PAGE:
Four horses, two believed to be ex-racehorses, have been seized from a
Philippi farm after being found living in filthy pigsties this week.
The sties had concrete floors and were so small the horses couldn't lie down. One horse was eating its own faeces because there was no food.
The Cape of Good Hope SPCA is investigating allegations that a fifth horse was beaten to death and buried nearby two weeks ago.
Allan Perrins, SPCA chief executive officer, said they would pursue charges of cruelty against the owner, a known pitbull breeder from Ottery who already has a number of charges against her.
Two of the horses are thoroughbreds - one of them was emaciated - and the others were an Arab cross and a foal.
Perrins said the Arab had lacerations which appeared to be from razor wire or dog bite wounds. The owner was believed to have bought the two thoroughbreds for just R500 each.
Perrins said they would scan the horses' microchips to try to establish who had bred them, who raced them and who they were sold to: "I am hoping the Jockey Club will give us the last known owners."
The club's vet was due examine the horses on Friday.
Perrins said that at the yearling sales, top horses went for R50 000 and up but that the "second-hand" value of a racehorse was often between only R3 000 and R5 000.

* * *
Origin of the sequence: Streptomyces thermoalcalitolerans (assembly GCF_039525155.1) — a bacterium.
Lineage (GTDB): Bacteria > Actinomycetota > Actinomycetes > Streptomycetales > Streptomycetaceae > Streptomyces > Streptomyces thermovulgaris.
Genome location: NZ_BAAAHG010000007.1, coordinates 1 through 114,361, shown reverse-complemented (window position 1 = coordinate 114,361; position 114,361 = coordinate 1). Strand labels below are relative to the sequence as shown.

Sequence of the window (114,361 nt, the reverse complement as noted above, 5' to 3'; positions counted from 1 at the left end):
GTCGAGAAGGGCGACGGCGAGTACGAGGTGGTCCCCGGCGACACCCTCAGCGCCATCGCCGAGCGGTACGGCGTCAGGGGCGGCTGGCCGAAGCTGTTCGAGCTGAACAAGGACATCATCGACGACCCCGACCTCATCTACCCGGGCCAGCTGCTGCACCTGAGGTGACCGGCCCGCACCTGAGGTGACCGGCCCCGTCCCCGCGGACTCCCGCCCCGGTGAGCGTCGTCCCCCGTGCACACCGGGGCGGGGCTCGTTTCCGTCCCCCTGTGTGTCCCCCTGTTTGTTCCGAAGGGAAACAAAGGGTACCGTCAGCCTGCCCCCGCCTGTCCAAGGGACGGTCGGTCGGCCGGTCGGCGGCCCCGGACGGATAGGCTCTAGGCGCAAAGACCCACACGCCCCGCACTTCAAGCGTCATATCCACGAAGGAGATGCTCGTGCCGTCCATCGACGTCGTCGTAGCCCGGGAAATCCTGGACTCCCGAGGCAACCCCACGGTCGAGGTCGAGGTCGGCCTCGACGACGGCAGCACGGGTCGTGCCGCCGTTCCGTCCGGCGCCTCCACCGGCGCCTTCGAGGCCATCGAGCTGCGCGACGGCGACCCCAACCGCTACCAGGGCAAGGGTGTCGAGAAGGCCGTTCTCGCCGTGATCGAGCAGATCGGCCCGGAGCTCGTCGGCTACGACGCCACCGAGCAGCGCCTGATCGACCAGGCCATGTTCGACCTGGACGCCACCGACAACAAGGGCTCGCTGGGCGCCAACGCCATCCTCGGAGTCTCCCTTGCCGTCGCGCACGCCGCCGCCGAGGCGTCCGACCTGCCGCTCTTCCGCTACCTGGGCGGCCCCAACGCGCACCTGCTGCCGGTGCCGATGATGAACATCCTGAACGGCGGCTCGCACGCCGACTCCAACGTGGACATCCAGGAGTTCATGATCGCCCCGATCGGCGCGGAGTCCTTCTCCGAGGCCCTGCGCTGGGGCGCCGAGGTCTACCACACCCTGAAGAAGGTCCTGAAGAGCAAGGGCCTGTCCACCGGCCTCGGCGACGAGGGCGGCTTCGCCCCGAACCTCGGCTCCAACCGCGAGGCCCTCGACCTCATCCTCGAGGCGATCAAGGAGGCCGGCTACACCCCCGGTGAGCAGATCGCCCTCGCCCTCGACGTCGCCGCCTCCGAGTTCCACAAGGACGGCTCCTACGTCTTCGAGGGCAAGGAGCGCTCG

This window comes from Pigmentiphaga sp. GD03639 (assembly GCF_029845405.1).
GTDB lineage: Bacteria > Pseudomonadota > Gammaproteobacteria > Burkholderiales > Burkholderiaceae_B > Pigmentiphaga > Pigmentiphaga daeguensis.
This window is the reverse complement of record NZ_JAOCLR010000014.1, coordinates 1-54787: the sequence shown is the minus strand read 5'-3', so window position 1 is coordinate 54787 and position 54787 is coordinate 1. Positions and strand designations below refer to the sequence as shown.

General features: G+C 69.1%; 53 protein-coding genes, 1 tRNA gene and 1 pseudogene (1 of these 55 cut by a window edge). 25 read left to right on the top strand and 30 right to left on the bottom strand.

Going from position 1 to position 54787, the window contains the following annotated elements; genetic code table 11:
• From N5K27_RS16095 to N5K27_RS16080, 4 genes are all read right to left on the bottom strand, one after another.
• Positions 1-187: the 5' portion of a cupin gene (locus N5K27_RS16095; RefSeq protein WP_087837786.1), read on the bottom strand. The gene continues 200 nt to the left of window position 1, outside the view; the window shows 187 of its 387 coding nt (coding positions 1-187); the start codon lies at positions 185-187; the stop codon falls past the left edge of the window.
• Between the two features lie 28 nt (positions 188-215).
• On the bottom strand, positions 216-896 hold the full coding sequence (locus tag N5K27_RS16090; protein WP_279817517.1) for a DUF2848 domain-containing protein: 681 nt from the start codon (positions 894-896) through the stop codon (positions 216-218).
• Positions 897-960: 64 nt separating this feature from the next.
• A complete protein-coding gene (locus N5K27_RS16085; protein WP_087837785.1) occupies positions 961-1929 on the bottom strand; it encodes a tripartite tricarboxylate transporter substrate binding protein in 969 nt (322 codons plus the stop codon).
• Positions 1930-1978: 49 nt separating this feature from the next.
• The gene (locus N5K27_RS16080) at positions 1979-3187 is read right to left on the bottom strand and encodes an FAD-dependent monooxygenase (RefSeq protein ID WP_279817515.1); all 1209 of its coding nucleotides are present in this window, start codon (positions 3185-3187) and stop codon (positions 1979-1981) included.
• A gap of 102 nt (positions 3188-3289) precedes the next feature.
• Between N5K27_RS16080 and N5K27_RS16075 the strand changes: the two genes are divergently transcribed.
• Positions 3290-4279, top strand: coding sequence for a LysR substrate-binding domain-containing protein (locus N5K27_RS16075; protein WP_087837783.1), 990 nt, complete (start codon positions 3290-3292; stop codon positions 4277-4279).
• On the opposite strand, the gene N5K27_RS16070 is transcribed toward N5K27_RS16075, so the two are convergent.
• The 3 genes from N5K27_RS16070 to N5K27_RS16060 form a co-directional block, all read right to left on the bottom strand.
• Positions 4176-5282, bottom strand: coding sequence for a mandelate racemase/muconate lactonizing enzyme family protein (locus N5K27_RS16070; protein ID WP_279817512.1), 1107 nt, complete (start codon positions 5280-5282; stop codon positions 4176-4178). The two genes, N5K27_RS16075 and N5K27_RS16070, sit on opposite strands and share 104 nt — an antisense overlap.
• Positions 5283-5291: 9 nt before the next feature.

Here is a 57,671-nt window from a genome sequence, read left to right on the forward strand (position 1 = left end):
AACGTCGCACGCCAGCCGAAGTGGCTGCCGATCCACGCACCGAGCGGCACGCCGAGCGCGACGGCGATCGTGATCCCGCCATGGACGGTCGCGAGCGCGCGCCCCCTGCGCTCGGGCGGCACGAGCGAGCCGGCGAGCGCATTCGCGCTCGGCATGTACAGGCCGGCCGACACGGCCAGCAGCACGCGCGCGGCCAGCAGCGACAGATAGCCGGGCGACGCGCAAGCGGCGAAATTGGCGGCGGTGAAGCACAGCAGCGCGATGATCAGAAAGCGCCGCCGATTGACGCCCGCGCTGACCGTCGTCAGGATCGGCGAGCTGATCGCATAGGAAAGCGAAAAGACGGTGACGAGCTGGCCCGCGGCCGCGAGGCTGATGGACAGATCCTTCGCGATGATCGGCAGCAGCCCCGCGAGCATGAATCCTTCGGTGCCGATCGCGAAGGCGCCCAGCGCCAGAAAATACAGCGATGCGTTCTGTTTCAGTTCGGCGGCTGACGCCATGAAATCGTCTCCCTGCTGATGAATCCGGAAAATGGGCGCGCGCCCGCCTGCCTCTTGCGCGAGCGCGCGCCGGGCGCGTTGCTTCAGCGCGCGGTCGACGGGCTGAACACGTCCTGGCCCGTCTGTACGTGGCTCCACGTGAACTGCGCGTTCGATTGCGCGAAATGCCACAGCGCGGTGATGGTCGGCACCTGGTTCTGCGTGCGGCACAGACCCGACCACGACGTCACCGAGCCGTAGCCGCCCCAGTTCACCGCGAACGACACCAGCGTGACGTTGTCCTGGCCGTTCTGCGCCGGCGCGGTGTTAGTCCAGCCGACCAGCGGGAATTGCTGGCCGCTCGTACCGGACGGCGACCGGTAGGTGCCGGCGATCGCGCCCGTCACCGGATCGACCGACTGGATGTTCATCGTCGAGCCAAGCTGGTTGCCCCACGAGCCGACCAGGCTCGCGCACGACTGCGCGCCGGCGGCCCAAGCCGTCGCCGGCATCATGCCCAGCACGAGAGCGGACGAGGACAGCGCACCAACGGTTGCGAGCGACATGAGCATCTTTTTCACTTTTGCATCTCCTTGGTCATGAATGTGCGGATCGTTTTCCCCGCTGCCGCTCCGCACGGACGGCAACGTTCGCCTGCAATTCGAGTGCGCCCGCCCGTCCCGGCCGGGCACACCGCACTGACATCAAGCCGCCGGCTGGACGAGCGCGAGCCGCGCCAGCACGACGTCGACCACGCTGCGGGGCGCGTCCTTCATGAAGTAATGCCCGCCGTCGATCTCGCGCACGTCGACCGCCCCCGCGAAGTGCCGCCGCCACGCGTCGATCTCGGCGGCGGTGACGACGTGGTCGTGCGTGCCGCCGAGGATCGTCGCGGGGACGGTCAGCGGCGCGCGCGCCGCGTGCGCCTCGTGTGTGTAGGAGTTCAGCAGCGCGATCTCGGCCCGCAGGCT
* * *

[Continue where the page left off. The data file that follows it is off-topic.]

It was frustrating to know there were unscrupulous owners who were prepared to squeeze the last cent out of their horses without a thought for their welfare, Perrins said.
Recently three other thoroughbreds had come into the SPCA's Horse Care Unit after being abandoned. Two were former racehorses and the third's father was Windrush, a top Western Cape stallion.
Racehorses were pampered while in training but after their racing days were over they often faced an uncertain future.
Aubrey Jacobs, chairman of the Western Cape Equine Trust, said racehorses usually peaked at five or six years although some could race until about nine.
Most retired horses were put out to riding schools or sent to farms as companion animals.
"But some do slip though the cracks and land up pulling carts."
Andries Venter, SPCA chief inspector, said they suspected the owner of the horses had been planning to breed them.
- Cape Argus
|Crime Category:||Animal Cruelty|
|Address:||Philippi farm outside of Cape Town|
|Crime Date/Time:||28 Jan 2010, 00:01 AM|
|Reported By:||Report A Crime|
|Reported Date:||30 Jan 2010, 19:01 PM|